Dan Treier, a systematic theology professor at Wheaton who describes himself as egalitarian in some respects and soft complementarian in others, said, “Not only has there been an attempt to keep women off the board, but there has been an attempt to stack the board with complementarian males and to keep egalitarian males out of the picture.”

    Another male complementarian who has been in leadership explained what he saw at play: “There are very strong complementarian forces that prevent women from getting on the nominating committee. . . . This subculture, this machine, is working at full force. These people want to control it.”
    *****

    http://cbmw.org/uncategorized/personal-reflections-on-the-history-of-cbmw-and-the-state-of-the-gender-debate/

    http://www.cbeinternational.org/resources/article/question-mark-over-my-head

  • You failed to add “anti-gay” to your descriptors. Unfortunately, that’s a trait that’s not unique to ETS and is pervasive in the greater evangelical culture. I was struck by the notion in Scot’s post that it’s evidently reprehensible to treat women the same way evangelicals treat gays.

    What is this Jesus Creed thing again?

  • “Mine is not a decision that rests on the acceptance or refusal of the Openness perspective…”

    But isn’t it? If one really does hold Open Theism to be heresy, then wouldn’t you expect them to offer kind of rebuke that people like the Apostle Paul gave their own theological opponents? (Though I wouldn’t call them mean-spirited, snarky, or whiny—just firm, authentic, and often lamenting.)

  • I too was there for the whole Open Theism dust up, and it was badly handled. I have also heard papers castigating N. T. Wright and the New Perspective which were based on the Westminster Confession more than on Scripture. There is always something to get the angry young Calvinists worked up into a frenzy.

    Heresy or not, Open Theism does not violate the doctrinal basis of ETS, which is inerrancy and Trinity ONLY. The open theists may be wrong in their interpretation of the Bible (and I think they are wrong), but they still accepted the Bible as inerrant. They re-defined some attributes of God in a way inconsistent with traditional systematic theology, but they did not deny Trinity. An Open Theist would not be able to sign the doctrinal statement of my school or my church, but they should have been welcome in the ETS based on the doctrinal statement of the society.

    I would think both egalitarian and complmentarian views would be welcome in a scholarly society like ETS since neither violates the doctrinal statement. There are other scholarly societies where this debate would not be tolerated, but for other reasons!

    I would also like to think that scholars can sit down and discuss and debate these issues without resorting to underhanded “conspiracy” tactics better suited for political campaigns.

  • First, let me say that I’m going to leave the charge of heresy lie. This issue has been gone over many times in many places and, frankly, the use of heresy is too often used haphazardly around this issue (meaning “something I strongly disagree with” more than “outside the bounds of orthodoxy”). And, this discussion is not about Open Theism per se, but about the behavior of the ETS.

    Even if one believes that an issue (such as Openness) is heretical, the level of behavior to which I have referred remains ridiculous and unbecoming a disciple of Jesus. Most people probably have not seen the level of behavior and rhetoric that goes on behind the scenes around some of these issues, and my point is that I can imagine the sorts of responses that Stan Gundry will receive for this latest statement.

    So, EVEN IF one were to think of Openness as theological thought outside the bounds of orthodoxy, I still would believe that it would be wrong to speak and act in certain ways towards those opponents. In 2001 I stood at the front of the main hall in Colorado Springs and watched a leading member of ETS (some would say a notable scholar), who has been at the center of a few of these power-grabs over the years, who thought it appropriate to respond (in full view of those gathered around the just-finished presenter) by characterizing the “god of open theism” by wringing his hands, dancing on his tiptoes, and saying in a shrill and weak voice to mimic god, “I just don’t know about anything because I’m just a little god who needs to be told about what I know … (etc).” So, when I say mean-spirited, snarky, and whiny, I have this (and many other) situation not too far from my mind. And some people still regard him as a giant in the ETS and in evangelical theology.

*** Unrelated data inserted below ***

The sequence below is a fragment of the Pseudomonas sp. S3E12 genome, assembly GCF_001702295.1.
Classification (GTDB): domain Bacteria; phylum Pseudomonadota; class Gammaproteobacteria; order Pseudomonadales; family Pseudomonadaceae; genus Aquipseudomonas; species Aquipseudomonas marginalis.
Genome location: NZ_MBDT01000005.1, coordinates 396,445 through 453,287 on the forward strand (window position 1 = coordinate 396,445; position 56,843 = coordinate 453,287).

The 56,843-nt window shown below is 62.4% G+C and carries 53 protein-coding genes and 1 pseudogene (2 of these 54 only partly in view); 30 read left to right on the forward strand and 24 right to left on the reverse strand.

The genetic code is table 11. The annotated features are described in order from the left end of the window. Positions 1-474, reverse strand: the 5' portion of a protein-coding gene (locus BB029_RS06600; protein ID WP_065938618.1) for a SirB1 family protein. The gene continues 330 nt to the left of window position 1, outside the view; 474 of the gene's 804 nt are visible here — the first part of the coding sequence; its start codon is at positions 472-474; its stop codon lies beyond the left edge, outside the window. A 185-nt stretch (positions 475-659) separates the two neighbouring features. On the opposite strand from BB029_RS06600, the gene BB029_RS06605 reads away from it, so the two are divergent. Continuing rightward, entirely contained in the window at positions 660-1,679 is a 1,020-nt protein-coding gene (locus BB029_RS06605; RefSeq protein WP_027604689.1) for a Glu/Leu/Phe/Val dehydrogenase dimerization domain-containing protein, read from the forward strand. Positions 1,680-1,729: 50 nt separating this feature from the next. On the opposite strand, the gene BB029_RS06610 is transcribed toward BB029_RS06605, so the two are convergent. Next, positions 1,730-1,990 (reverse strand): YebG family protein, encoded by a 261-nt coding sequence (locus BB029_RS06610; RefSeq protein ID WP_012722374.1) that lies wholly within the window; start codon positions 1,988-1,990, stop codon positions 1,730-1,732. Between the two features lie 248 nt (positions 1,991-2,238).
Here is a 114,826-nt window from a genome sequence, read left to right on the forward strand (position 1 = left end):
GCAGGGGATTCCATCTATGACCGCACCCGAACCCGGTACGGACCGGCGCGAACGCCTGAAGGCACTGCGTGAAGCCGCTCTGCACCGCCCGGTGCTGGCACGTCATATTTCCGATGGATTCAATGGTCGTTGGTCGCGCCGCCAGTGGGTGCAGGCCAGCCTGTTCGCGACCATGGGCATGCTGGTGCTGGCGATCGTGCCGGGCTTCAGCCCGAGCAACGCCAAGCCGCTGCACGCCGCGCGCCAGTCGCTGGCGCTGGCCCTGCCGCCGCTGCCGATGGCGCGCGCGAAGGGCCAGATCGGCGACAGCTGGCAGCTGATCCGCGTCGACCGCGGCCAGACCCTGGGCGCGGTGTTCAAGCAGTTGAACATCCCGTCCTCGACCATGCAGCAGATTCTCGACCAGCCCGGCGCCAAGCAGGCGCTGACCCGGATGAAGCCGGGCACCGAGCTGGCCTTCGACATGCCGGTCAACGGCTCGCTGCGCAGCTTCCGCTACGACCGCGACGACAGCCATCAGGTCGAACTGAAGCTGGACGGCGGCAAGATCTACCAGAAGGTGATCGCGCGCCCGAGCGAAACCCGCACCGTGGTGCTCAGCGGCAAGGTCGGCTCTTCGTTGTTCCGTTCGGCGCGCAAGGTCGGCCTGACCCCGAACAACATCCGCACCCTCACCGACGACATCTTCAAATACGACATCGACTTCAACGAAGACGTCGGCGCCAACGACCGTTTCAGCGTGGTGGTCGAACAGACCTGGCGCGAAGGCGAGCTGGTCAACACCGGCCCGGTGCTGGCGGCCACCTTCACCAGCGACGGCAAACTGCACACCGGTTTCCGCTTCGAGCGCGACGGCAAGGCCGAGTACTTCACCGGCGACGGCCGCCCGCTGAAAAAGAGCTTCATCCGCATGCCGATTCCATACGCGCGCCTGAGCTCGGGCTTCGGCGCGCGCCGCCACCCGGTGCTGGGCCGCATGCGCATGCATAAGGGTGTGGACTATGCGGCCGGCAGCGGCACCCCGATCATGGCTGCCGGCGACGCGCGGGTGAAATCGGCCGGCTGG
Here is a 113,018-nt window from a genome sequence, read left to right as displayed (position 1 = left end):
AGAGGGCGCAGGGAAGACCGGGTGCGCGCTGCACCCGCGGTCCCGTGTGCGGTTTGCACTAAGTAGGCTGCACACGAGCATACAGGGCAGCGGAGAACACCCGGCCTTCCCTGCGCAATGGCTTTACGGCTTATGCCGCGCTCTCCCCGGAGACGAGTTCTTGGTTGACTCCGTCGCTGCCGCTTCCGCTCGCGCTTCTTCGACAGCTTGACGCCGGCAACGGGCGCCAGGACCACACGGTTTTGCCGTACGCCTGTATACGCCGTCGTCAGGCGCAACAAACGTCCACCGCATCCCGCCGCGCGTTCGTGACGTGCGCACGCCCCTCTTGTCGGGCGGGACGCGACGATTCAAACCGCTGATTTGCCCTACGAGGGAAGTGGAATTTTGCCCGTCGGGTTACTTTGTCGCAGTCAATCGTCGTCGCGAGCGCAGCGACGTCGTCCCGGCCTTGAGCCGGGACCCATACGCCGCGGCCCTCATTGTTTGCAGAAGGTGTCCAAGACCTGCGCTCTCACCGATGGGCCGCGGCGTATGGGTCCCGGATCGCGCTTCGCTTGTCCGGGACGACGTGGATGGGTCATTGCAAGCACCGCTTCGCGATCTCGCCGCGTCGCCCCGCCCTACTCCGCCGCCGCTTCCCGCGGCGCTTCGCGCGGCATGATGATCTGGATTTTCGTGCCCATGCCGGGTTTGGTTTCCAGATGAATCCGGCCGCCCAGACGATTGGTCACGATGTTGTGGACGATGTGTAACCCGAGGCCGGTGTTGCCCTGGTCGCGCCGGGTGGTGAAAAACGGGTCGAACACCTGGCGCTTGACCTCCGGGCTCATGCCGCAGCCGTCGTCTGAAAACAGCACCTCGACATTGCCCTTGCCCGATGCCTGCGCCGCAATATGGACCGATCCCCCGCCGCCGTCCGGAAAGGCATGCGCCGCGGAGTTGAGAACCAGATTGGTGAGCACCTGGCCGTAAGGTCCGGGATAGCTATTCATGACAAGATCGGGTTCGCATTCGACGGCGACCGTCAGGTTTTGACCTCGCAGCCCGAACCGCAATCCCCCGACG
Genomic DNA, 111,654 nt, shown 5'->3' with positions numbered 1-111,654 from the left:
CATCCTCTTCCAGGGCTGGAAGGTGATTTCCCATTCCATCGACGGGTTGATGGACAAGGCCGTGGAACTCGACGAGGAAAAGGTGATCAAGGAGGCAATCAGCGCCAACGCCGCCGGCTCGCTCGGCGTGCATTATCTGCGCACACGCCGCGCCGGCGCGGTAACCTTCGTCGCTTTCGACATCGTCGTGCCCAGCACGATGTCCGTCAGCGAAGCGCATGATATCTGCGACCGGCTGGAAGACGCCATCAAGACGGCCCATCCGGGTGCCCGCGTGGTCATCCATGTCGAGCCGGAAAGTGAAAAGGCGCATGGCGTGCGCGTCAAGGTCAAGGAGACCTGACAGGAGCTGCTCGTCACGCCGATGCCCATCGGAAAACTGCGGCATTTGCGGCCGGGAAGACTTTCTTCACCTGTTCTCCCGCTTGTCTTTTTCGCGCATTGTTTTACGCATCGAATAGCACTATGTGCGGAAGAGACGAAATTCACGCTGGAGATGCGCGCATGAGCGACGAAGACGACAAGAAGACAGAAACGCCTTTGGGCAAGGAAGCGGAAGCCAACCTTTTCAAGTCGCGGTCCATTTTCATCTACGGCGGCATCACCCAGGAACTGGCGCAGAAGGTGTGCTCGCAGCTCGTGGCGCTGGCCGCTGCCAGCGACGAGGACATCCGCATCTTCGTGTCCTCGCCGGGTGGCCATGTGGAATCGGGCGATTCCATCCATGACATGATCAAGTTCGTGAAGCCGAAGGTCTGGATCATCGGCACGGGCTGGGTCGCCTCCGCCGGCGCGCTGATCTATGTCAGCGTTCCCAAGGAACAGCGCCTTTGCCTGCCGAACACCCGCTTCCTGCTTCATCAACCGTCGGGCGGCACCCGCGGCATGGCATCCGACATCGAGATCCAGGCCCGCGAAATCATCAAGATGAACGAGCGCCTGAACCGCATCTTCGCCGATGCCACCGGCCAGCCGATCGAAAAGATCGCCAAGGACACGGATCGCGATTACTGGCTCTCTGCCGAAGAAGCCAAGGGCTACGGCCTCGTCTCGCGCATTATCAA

There are many who disagree with Open Theism (and other issues) that still believe in honest discussion and exploration into the things of God. As ETS seems to demonstrate, there is always another issue that needs to be fought by excluding voices. So, to answer your initial question, mine is not a decision that rests on the beliefs of the members of ETS, but on how ETS seems to handle such issues.

  • This was precisely the issue of Open Theism raised around Clark Pinnock, who I vividly recall sitting with heads in hand during that ugly discussion at ETS in 2000, Colo Spgs. Later he recanted, but I did not see an adequate statement from ETS showing forgiveness for how they handled it all. The tone and tenor of most was not civil and less than appropriate.

  • hoosier_bob

    I agree with Tucker that this protest comes far too late. I’m a layperson who connected with evangelicalism when I started attending Park Street Church with my college roommate. At the time, evangelicalism seemed to be turning a corner and leaving its fundamentalist past behind.

    But something happened in the mid-1990s that seemed to signal a return toward a kind of neo-fundamentalism. I kept thinking that it was a phase, and that evangelicalism would eventually correct its course. But no correction ever occurred. With each passing year, evangelicalism became increasingly misogynistic, increasingly racist, and increasingly homophobic. I finally just walked away, and regretted that I hadn’t done so 15 years earlier.

  • I wrote this six years ago after Pinnock died, recalling that Colorado Springs meeting. Although I disagree with Pinnock, Sanders and the rest of the Open Theism people, they were the classy people that weekend.

    https://readingacts.com/2010/08/17/sad-news-clark-pinnock-has-died/